Three great tits on a branch

(© Per Tillmann - stock.adobe.com)

Scientists say the diets of city birds are to blame for their duller plumage.

LUND, Sweden — The leaves in city parks aren’t the only things in nature changing color. Researchers reveal that city-dwelling birds display “duller” yellow-orange-red tones compared to their counterparts living in non-urban settings. The study on great tits across Europe points to the diets of city birds as the culprit behind being less colorful.

Animals have increasingly been making their homes in urban environments, often leading to changes in their behavior and appearance.

“We used feather samples collected from great tits in cities and forests across Europe,” says study author Hannah Watson, biology researcher at Lund University in Sweden, in a statement. “Different methods all confirmed that urban great tits are paler.”

The vibrant yellow hue seen in the feathers of great tits originates from carotenoids. These are sourced from the insects the birds eat, which in turn gain these nutrients from the plants they consume. Carotenoids are essential antioxidants that defend the body against pollution’s harmful effects. When city-based great tits can’t get sufficient carotenoids from their diet, their feather color becomes less vibrant. This paleness indicates a lowered defense against pollution-related health issues.

Great tit perched on tree branch
Great tit perched on tree branch. (Photo by Phil Mitchell on Pexels)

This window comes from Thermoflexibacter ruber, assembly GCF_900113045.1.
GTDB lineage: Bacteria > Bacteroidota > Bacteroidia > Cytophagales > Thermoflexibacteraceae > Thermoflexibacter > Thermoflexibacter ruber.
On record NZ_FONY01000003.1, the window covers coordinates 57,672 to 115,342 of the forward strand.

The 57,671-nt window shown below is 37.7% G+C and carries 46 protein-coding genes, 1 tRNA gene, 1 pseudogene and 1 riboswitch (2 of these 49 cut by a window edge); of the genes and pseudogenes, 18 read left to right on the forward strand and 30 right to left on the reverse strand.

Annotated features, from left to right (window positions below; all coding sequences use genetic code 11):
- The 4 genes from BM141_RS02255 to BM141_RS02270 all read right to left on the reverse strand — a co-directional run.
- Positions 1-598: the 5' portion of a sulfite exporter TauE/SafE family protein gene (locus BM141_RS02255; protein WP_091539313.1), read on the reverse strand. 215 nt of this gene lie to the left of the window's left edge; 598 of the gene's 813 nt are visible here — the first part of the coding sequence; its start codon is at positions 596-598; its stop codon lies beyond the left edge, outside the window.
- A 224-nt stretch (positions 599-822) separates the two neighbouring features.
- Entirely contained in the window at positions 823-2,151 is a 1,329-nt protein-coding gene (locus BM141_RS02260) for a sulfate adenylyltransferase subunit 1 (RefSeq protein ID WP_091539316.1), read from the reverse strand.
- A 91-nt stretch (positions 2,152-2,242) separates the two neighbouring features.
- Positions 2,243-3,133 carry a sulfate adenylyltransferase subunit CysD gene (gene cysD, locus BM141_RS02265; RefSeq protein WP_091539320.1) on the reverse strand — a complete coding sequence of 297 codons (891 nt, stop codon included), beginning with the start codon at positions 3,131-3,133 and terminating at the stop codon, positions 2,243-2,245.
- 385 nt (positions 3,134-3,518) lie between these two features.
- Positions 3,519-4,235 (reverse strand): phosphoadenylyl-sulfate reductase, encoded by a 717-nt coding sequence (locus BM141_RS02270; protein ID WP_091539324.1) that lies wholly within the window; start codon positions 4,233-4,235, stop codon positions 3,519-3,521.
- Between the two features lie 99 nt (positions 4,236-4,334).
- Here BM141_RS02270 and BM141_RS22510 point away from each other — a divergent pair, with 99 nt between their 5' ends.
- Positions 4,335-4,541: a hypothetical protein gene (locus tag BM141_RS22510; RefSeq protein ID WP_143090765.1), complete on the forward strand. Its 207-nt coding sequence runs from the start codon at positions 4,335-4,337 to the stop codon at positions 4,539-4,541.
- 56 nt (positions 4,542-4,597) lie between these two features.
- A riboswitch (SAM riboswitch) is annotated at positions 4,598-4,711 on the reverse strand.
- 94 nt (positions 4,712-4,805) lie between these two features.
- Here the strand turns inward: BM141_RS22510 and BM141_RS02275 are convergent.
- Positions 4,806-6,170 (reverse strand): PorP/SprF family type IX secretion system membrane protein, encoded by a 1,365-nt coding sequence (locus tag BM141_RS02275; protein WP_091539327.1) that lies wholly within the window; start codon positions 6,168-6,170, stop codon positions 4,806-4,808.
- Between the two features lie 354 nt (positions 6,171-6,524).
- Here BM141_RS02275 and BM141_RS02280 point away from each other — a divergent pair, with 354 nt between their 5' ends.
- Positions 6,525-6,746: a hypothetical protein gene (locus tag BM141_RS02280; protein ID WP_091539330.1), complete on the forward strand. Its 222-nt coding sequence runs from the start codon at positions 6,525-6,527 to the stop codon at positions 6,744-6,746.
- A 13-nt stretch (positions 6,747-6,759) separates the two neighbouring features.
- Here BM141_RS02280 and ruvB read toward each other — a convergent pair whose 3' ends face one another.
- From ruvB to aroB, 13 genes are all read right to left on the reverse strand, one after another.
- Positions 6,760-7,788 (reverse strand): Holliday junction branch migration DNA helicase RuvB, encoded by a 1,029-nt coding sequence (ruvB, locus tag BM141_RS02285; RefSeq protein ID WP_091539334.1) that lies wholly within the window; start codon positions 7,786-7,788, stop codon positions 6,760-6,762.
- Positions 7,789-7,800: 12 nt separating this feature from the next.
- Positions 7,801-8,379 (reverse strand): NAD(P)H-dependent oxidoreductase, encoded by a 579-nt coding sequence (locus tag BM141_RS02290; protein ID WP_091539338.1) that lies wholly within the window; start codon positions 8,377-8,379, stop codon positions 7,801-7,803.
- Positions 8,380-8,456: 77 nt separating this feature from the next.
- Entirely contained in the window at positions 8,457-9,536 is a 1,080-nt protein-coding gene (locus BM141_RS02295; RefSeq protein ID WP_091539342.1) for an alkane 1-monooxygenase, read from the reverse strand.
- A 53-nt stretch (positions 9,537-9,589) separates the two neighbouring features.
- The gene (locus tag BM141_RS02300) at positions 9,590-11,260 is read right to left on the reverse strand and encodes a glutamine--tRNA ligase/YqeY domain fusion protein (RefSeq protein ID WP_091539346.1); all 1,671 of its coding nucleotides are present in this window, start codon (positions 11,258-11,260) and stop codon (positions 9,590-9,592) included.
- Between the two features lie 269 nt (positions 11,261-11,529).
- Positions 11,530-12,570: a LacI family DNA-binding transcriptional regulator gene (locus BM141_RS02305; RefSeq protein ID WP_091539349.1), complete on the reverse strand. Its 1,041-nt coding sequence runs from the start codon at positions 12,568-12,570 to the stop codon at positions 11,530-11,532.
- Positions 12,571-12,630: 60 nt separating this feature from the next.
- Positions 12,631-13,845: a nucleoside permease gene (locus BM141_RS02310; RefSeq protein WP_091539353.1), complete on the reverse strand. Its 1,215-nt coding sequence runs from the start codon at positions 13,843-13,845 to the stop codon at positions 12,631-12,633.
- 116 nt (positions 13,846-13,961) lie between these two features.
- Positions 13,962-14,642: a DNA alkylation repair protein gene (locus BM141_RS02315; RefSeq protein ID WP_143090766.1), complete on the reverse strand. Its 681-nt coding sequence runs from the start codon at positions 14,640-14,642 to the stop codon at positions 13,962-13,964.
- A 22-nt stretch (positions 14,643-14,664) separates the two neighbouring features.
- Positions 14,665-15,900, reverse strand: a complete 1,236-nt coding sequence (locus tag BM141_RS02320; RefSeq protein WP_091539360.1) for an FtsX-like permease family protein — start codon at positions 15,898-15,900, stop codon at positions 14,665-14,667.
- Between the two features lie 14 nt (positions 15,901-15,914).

“Our findings suggest that birds in the city are not getting the right diet,” notes Watson. “This can help us understand how to create urban environments that are more beneficial for biodiversity. By planting more native trees and plants in our gardens and parks we can help small birds, such as great tits, by providing them with a healthy diet of insects and spiders for themselves and their chicks.”

The team discovered that the impact of urban living on birds isn’t consistent across Europe. In Lisbon, forest-residing great tits had noticeably brighter plumage than those living in the city. Yet, in Malmö, the difference in the plumage vibrancy between city and forest great tits was less pronounced.

“We need further research to understand why some cities have more favorable environments for birds and wildlife than others,” says Watson. “This can help urban planners develop biodiversity-friendly policies and improve the quality of life for people living in cities.”

The study was published in the Journal of Animal Ecology.

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